Teach erring man to spurn the rage of gain ;
Teach him, that states of native strength possest,
Though very poor, may still be very blest;
That trade's proud empire hastes to swift decay,
As ocean sweeps the labour'd mole away; .
While self-dependent power can time defy,
As rocks resist the billows and the sky.

THE HAUNCH OF VENISON.

A POETICAL EPISTLE TO LORD CLARE.

THANKS, my lord, for your venison, for finer or fatter
Never rang'd in a forest, or smok'd in a platter;
The haunch was a picture for painters to study,
The fat was so white, and the lean was so ruddy.;
Though my stomach was sharp, I could scarce help

regretting
To spoil such a delicate picture by eating;
I had thoughts, in my chambers, to place it in view,
To be shown to my friends as a piece of virtu;
As in some Irish houses, where things are so so,
One gammon of bacon hangs up for a show:
But, for eating a rasher of what they take pride in,
They'd as soon think of eating the pan it is fried in.
But hold-let me pause-don't I hear you pronounce,
This tale of the bacon's a damnable bounce;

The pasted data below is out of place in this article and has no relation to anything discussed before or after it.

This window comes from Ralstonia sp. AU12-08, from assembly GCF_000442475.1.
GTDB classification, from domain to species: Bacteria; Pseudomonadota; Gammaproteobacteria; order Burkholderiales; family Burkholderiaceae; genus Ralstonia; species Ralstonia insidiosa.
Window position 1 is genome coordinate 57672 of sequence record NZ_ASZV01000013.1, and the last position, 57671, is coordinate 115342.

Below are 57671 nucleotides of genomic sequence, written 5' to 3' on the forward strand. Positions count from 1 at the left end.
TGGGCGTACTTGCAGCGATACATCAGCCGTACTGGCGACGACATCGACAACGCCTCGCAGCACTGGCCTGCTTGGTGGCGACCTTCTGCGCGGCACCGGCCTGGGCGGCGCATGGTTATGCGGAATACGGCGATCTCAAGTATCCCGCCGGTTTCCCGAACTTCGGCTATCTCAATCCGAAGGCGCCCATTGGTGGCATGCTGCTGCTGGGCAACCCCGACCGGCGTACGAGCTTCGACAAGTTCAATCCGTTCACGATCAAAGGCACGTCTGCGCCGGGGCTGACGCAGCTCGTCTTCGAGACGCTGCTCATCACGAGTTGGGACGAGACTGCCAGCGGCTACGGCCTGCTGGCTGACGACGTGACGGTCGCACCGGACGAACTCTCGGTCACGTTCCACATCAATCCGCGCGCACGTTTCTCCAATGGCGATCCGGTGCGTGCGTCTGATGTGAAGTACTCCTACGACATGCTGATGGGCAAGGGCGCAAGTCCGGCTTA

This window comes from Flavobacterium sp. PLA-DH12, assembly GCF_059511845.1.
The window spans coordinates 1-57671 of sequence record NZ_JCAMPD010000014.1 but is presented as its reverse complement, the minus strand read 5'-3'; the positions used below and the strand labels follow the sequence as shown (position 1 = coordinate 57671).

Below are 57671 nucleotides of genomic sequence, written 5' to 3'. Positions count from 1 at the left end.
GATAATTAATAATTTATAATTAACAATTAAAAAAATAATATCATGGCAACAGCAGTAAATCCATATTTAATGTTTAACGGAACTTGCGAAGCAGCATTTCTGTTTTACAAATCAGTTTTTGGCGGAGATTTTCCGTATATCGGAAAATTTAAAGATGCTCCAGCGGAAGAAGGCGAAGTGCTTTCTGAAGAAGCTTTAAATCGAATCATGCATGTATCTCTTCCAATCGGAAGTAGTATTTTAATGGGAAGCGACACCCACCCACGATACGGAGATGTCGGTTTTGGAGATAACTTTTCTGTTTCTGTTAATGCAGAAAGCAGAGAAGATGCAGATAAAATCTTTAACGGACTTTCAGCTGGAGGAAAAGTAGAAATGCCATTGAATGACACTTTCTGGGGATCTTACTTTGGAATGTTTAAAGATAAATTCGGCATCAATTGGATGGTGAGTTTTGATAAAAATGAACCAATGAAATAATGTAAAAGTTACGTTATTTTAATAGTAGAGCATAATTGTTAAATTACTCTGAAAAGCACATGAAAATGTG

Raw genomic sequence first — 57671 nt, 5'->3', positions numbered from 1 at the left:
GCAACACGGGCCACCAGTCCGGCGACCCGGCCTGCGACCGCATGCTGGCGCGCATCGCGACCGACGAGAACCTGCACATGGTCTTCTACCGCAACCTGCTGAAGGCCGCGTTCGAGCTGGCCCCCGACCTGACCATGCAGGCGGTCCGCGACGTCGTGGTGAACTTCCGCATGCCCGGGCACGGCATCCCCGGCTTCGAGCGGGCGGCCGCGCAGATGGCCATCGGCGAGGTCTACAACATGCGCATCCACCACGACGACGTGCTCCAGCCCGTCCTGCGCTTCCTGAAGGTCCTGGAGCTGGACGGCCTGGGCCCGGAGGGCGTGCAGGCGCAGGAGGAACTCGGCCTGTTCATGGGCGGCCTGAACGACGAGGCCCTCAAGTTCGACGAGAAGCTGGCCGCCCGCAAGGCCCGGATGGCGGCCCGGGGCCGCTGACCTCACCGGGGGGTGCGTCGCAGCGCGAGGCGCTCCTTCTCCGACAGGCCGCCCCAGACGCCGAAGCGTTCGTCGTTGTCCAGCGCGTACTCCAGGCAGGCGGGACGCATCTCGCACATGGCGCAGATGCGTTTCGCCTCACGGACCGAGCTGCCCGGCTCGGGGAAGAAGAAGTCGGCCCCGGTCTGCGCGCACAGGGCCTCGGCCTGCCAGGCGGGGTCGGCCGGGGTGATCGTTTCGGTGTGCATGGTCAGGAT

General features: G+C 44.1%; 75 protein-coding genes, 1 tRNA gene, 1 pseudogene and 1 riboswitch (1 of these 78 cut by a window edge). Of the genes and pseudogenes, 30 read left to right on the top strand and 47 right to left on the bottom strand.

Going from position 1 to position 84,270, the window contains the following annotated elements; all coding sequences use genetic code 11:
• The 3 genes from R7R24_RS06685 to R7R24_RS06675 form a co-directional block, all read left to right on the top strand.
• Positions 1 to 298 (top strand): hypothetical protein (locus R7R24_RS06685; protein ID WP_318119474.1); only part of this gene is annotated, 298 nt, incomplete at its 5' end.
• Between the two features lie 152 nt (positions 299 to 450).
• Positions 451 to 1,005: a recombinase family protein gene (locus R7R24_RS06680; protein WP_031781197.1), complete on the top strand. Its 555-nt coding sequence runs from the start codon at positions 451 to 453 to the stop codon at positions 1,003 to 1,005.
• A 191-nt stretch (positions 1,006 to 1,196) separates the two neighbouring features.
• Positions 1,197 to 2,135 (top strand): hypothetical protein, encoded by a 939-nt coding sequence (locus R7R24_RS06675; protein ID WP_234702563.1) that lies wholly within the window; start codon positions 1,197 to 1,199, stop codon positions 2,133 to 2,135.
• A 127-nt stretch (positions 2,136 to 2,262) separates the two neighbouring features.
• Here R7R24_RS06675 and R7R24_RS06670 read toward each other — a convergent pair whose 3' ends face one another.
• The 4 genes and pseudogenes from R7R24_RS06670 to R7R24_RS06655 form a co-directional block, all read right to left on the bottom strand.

Well, suppose it a bounce-sure a poet may try,
By a bounce now and then, to get.courage to fly.

But, my lord, it's no bounce: I protest in my turn, It's a truth-and your lordship may ask Mr. Burn. To go on with my tale—as I gaz'd on the haunch, I thought of a friend that was trusty and staunch, So I cut it, and sent it to Reynolds undrest, To paint it, or eat it, just as he lik'd best. Of the ne and the breast I had next to dispose ; 'Twas a neck and a breast that might rival Monroe's:

But in parting with these. I was puzzled again,
With the how, and the who, and the where, and the

when.
There's H-d, and C-y, and H-rth, and H-ff,
I think they love venison-I know they love beef.
There's my countryman Higgins-Oh! let him alone
For making a blunder, or picking a bone.
But hang it—to poets who seldom can eat,
Your very good mutton's a very good treat;
Such dainties to them their health it might hurt,
It's like sending them ruffles, when wanting a shirt.
While thus I debated, in reverie center'd,
An acquaintance, a friend, as he call’d himself, en-